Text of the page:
While the minister wants to cast himself as the white knight doing battle with a dominant Air Canada, the solution is much simpler. Ensure that Canadians have a choice. If the minister is truly concerned about the Canadian consumer, he will take the necessary steps to foster competition in the airline industry and give Canadians the power to regulate the industry themselves by exercising their right to choose.

Public Service Alliance Of CanadaStatements By Members

2 p.m.

Liberal

Marcel Proulx Liberal Hull—Aylmer, QC

Mr. Speaker, on Friday, Nycole Turmel was elected president of the Public Service Alliance of Canada to replace Darryl Bean, who is leaving the position after over 15 years of devoted service to his members.

With the support of a large majority of delegates to the triennial congress of the Alliance, Ms. Turmel is not only the first women to hold the position, but the first francophone as well. Before her election as president, Ms. Turmel had been the vice-president of the Alliance for nine years.

I would like today to congratulate Ms. Turmel on her election to the presidency of the Public Service Alliance of Canada and wish her every success in her new duties.

Premier Of NewfoundlandStatements By Members

2 p.m.

Bloc

Réal Ménard Bloc Hochelaga—Maisonneuve, QC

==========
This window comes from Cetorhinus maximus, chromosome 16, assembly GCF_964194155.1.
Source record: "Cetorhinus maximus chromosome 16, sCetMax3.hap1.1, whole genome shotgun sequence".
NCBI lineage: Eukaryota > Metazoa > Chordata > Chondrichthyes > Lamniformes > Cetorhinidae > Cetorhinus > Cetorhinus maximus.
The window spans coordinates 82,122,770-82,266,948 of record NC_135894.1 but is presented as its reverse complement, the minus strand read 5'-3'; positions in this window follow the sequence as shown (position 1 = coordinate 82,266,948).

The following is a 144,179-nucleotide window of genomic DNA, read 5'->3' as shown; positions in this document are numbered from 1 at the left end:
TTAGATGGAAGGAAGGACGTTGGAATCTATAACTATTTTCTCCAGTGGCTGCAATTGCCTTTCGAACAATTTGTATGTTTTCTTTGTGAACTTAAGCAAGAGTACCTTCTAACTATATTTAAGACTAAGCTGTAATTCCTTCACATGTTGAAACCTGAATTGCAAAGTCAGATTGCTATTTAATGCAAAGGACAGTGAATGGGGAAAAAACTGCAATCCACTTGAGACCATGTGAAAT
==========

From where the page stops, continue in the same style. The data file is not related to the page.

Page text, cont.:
Mr. Speaker, Premier Brian Tobin of Newfoundland shamelessly broke the provincial consensus on health care by saying that he had no objection to Ottawa's having a say on the management of the health care system in the provinces. Captain Canada even tried to catch two other maritime premiers in his net.

Facing serious shortages of resources in health care, the provinces have for months been asking the federal government to return its transfer payments to 1995 levels. Ottawa claims that it is keeping this money so it can have its say in health care.

But we know, perfectly well why Brian Tobin is behaving this way. Captain Canada is working on a double play. On the one hand he is playing the role of courtier and indefatigable ally of the Prime Minister of Canada and on the other as the increasingly unsteady pretender to the throne of Prime Minister, he is trying to weaken the position of the provinces on the health issue in an effort to prepare the place he hopes to occupy soon.